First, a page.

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Why Did Joey Biden Ignore His Dad’s Position On Gay Rights For Over 50 Years?

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Democratic activist Kal Penn interviewed Joe Biden for The Daily Show this week. Penn begins one of his questions by pointing out that the president had “codified” both gay marriage and interracial marriage — as if either was in any danger whatsoever — and asks him what his philosophical evolution on “marriage equality” looks like. After all, Penn notes, now that trans kids are dealing with “regressive” state laws (banning surgical and pharmaceutical mutilation), it’s important to know.

“I can remember exactly when my epiphany was,” the president says. And though Biden admits he hadn’t thought much about gay marriage as a senior in high school in 1960, one time, “my dad was dropping me off, and I remember I am about to get out of the car and looked to my right and two well-dressed men in suits kissed each other.” Biden goes on to say: “And I’ll never forget it; I turned and looked at my dad. And he said: ‘Joey, it’s simple; they love each other.’”

This, of course, never happened. As I’ve noted before, Biden is a practitioner of the George Costanza school of “it’s not a lie if you believe it.” Other people’s lives are passing before his eyes. We’re probably about a year away from Biden telling media about the time he dated a drag queen named Hedda Hair in college because his dad had told him, “Joey, gender is just a social construct.”

The story of a gay couple kissing on the streets of 1960 Wilmington has become a Biden standard in recent years. He probably invented it sometime in 2015 and then used it regularly at gay rights speeches. Though in other iterations, it is a bit more cinematic and detailed. Here it is in 2020:

And I was being dropped off to get an application in the center of our city; Wilmington, Delaware, the corporate capital of the world at the time. And these two men, I’m getting out to get an application to be a lifeguard in the African American community because there was a big swimming pool complex.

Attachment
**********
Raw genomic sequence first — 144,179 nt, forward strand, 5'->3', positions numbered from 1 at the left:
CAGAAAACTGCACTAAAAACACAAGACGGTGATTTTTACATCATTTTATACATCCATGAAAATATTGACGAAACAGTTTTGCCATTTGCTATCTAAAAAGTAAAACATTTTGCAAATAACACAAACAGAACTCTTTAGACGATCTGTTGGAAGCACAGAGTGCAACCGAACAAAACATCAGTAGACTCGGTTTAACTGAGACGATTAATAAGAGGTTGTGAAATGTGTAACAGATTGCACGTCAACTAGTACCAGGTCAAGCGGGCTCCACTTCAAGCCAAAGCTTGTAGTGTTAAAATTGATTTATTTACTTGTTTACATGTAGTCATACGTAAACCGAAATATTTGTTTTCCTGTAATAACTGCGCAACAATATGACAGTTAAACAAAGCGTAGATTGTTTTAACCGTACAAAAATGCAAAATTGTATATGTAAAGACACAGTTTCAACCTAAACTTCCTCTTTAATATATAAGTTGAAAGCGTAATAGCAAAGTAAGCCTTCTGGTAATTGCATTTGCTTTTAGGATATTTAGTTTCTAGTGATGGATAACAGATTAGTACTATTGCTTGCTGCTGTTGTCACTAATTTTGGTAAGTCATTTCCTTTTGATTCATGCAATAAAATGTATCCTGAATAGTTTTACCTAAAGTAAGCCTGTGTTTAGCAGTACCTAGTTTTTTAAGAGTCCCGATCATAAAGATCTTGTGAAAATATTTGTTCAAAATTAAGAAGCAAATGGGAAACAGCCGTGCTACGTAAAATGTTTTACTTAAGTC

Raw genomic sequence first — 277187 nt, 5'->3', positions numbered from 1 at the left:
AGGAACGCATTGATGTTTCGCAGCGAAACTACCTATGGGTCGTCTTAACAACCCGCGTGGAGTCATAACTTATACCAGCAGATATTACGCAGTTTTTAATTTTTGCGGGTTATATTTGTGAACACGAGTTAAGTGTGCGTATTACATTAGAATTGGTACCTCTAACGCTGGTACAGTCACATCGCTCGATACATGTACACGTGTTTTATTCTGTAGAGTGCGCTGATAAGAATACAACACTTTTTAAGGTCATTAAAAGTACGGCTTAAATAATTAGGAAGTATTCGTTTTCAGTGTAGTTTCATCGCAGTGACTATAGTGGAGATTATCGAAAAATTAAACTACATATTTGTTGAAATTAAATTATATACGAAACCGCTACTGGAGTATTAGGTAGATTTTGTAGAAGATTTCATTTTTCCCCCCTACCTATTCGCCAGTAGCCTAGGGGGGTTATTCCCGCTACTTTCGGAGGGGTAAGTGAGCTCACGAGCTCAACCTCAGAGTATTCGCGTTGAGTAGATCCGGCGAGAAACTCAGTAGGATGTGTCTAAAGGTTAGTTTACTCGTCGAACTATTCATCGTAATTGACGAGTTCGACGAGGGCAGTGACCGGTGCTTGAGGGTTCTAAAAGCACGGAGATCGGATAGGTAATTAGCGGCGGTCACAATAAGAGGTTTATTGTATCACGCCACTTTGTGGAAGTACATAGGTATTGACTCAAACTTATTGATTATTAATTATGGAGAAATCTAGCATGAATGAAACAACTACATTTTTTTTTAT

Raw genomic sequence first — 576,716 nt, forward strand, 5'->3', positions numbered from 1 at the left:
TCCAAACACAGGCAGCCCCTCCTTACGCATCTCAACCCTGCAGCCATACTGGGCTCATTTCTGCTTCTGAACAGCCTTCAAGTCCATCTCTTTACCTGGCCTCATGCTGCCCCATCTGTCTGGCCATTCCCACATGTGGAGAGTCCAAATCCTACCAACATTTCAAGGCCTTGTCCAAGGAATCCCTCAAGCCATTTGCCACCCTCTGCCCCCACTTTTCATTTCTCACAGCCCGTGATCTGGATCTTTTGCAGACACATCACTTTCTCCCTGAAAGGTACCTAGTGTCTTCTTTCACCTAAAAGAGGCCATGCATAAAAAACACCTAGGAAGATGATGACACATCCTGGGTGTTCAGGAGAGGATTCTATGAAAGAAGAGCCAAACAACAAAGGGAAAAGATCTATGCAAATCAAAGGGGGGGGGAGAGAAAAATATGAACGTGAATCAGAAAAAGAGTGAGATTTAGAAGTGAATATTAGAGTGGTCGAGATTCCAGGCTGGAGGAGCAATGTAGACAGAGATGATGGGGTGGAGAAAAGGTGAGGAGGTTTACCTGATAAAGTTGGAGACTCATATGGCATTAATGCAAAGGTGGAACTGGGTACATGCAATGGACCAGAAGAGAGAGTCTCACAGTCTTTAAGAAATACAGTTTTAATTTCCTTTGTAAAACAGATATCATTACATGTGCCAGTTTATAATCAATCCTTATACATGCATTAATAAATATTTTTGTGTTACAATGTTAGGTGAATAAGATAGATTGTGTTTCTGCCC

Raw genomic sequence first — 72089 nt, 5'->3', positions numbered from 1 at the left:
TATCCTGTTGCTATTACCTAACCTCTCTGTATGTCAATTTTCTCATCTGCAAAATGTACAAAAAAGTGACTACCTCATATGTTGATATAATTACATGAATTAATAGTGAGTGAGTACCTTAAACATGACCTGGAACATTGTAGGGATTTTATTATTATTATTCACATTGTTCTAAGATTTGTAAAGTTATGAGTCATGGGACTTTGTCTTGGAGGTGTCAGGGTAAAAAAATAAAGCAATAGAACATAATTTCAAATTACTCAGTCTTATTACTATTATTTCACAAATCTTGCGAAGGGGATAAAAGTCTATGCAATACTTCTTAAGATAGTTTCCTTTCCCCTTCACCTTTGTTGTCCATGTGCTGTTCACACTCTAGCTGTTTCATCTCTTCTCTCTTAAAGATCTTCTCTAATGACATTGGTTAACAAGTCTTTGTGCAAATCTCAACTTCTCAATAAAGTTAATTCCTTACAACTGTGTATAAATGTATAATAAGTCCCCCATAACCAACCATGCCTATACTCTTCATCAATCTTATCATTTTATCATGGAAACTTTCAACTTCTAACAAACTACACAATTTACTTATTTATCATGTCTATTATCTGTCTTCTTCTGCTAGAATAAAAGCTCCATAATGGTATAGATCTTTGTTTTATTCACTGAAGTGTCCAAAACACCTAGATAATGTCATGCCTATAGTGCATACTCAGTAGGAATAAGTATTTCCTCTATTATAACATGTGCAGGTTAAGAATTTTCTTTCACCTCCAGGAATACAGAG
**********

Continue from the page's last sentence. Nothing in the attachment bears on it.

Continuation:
And these two men, well dressed, leaned up and hugged one another and kissed one another. And I’m getting out of the car at the light and I turn to my dad. My dad looked at me and said, “Joey, it’s simple. They love each other.”

Even if he believed this story, it would only mean that Biden had spent over 50 years ignoring his dad’s progressive outlook. In 1973, more than a decade after his epiphany, Biden said that his gut reaction to allowing gays to work in the federal government was that they were “security risks” — though he hadn’t “given it much thought.” More than 30 years after his Catholic working-class dad told him that love was love, Joey voted for the Defense of Marriage Act in 1996.

Joseph R. Biden Sr. was probably devastated by this betrayal. In 2006, Biden was still defending the law, telling Tim Russert that “marriage is between a man and a woman and states must respect that.” Asked if he would support gay marriage during the 2008 vice presidential debate, Biden answered, “No. Barack Obama nor I support redefining from a civil side what constitutes marriage.” The Reuters piece detailing the debate is headlined: “Palin, Biden agree on gay rights at debate.”

In 2019, Biden alleged that, unlike Obama, he “didn’t have to evolve at all” on gay marriage. It is weird that the first time Biden is on the record publicly supporting gay marriage was on Meet the Press on May 4, 2012, two years after Barack Obama said his views on gay marriage were “evolving” and 52 years after his alleged epiphany. In truth, as with virtually every issue in his 50-year political life, Joey takes whatever position makes him popular in the Democratic Party. 


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